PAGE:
If $\sum a_n$ is convergent and $b_n$ is a monotone bounded sequence then $\sum a_nb_n$ is convergent.

What I did is

If $b_n$ is a monotone bounded sequence then $b_n$ is convergent and suppose that $b_n\rightarrow B$ when $b\rightarrow\infty$.

The algebraic limit theorems says that $\sum a_n B$ is convergent. Since $0\leq a_n b_n\leq a_n B$ then by the comparison test $\sum a_n b_n$ is also convergent.

It's a wrong use of comparison test?

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    $\begingroup$ Why is $0 \leq a_n b_n$? $\endgroup$ – Zain Patel Jun 9 '17 at 18:20
  • $\begingroup$ I think it's necessary that both $\Sigma a_n $ and $\Sigma b_n$ be absolutely convergent for you to infer that $\Sigma a_n b_n$ is convergent. $\endgroup$ – Ryan A Jun 9 '17 at 18:26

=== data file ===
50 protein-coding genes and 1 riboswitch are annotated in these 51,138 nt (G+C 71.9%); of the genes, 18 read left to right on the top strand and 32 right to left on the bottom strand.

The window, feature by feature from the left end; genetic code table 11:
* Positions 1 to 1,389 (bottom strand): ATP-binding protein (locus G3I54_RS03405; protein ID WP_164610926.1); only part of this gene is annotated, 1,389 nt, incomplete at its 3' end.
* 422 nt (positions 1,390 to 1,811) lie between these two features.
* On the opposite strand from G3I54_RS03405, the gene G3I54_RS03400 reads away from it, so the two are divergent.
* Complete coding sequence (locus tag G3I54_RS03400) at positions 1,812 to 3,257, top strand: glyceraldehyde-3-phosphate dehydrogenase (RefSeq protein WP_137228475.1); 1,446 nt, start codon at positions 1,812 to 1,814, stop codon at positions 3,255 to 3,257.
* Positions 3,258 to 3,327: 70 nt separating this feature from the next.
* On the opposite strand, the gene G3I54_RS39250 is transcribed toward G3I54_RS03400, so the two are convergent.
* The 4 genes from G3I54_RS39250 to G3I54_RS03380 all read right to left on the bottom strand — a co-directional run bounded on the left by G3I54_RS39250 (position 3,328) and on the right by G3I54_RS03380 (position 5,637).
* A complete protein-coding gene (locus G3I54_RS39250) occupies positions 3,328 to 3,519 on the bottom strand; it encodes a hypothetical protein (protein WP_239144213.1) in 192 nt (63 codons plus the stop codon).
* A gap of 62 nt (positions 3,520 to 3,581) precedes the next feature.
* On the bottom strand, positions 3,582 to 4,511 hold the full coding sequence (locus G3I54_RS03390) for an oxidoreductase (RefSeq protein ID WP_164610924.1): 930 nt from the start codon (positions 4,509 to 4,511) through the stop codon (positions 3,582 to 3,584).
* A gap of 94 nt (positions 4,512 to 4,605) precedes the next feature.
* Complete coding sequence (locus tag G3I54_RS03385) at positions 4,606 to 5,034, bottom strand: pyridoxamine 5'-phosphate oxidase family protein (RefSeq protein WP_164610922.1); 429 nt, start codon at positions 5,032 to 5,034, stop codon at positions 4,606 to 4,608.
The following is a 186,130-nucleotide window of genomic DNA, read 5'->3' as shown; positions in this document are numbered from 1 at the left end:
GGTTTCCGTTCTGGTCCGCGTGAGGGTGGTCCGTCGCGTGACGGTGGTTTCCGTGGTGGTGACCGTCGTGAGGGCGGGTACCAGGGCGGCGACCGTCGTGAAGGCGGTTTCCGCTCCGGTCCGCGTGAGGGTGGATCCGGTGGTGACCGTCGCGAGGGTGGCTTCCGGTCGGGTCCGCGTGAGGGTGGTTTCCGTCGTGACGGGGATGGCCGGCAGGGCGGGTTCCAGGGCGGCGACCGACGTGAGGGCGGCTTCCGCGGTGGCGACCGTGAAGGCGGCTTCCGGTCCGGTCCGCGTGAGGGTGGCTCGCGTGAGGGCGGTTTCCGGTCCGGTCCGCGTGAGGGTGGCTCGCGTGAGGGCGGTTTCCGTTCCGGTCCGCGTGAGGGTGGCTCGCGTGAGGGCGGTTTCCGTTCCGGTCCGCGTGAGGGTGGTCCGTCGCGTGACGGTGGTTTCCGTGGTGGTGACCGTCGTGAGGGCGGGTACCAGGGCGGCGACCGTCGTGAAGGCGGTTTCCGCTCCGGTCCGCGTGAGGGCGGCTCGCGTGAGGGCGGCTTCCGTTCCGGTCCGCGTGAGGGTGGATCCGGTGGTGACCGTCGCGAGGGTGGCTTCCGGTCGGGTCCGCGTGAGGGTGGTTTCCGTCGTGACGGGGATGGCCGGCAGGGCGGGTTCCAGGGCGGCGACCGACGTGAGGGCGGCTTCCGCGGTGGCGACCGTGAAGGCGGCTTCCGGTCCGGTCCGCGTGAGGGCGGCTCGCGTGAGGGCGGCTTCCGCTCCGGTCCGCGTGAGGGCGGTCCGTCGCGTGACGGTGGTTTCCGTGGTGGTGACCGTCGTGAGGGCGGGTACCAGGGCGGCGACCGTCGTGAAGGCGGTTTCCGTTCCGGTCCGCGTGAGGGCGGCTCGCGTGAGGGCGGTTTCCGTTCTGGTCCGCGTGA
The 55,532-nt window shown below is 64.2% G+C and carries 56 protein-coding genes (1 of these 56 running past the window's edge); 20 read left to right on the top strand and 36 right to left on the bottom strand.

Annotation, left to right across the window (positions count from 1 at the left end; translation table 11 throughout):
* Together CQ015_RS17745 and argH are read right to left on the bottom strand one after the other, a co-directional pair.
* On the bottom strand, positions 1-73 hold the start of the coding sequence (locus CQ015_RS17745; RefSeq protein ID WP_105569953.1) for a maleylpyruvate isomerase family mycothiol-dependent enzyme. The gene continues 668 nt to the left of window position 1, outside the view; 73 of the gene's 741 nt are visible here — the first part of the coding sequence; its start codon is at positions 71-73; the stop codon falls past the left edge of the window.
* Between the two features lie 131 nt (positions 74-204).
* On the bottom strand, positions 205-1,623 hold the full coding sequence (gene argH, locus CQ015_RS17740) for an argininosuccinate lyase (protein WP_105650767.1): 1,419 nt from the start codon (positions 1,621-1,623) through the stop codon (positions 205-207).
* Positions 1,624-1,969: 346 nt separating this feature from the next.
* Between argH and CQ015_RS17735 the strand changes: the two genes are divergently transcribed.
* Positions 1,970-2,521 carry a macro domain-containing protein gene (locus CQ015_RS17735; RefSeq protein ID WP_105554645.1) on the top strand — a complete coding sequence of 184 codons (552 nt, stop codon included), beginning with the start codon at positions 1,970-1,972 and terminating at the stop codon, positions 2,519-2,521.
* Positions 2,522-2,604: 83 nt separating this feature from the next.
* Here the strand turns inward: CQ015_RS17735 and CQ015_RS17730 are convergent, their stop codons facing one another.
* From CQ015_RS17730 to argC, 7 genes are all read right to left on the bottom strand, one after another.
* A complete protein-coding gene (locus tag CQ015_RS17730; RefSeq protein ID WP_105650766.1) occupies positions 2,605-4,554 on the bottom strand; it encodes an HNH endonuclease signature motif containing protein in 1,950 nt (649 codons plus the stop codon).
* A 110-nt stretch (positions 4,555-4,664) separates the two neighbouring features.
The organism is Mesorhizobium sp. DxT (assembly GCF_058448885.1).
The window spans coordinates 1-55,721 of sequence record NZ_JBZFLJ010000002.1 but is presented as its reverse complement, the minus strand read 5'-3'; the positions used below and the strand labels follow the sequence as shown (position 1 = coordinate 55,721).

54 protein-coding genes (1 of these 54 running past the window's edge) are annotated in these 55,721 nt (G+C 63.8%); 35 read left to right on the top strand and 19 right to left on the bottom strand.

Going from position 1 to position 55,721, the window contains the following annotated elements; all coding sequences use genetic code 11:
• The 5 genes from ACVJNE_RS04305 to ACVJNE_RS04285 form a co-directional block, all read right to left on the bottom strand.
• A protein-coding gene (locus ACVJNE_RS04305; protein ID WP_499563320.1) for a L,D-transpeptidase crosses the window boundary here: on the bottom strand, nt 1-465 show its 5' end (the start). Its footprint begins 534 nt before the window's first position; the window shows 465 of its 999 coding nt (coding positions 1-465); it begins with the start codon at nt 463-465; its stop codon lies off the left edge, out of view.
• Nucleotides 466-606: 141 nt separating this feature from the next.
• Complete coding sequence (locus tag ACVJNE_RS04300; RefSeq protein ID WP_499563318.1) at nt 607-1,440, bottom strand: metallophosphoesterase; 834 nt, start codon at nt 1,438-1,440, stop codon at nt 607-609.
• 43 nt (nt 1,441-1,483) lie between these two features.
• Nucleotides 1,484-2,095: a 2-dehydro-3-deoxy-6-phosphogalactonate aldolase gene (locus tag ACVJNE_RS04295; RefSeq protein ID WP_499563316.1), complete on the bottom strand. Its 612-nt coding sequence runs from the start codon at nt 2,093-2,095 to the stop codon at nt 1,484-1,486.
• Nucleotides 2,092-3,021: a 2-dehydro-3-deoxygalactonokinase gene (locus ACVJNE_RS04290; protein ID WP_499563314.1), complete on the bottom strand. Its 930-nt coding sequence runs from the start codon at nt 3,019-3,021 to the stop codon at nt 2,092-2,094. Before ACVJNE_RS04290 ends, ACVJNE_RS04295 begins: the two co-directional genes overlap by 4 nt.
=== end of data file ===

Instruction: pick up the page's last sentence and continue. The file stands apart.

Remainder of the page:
• $\begingroup$ It doesn't even follow that $a_nb_n \leq a_nB$, consider $b_n = \frac{-1}{n^2}$, or really any other convergent series with negative partial sums. $\endgroup$ – Duncan Ramage Jun 9 '17 at 18:28
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    $\begingroup$ @Ryan not really -- en.wikipedia.org/wiki/Abel%27s_test $\endgroup$ – Clement C. Jun 9 '17 at 18:28
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    $\begingroup$ @HaraldHanche-Olsen that's indeed the standard way to do this. $\endgroup$ – Zain Patel Jun 9 '17 at 18:28

It is enough to apply Dirichlet's test. If $\sum_{n\geq 1}a_n$ is convergent to $A$ then its partial sums are bounded, and if $\{b_n\}_{n\geq 1}$ is monotonic and bounded it is convergent to some $B$ and $B-b_n$ is decreasing to zero. It follows that

$$ \sum_{n\geq 1}a_n b_n = A B - \underbrace{\sum_{n\geq 1} a_n (B-b_n)}_{\text{convergent by Dirichlet}} $$ is convergent as well.


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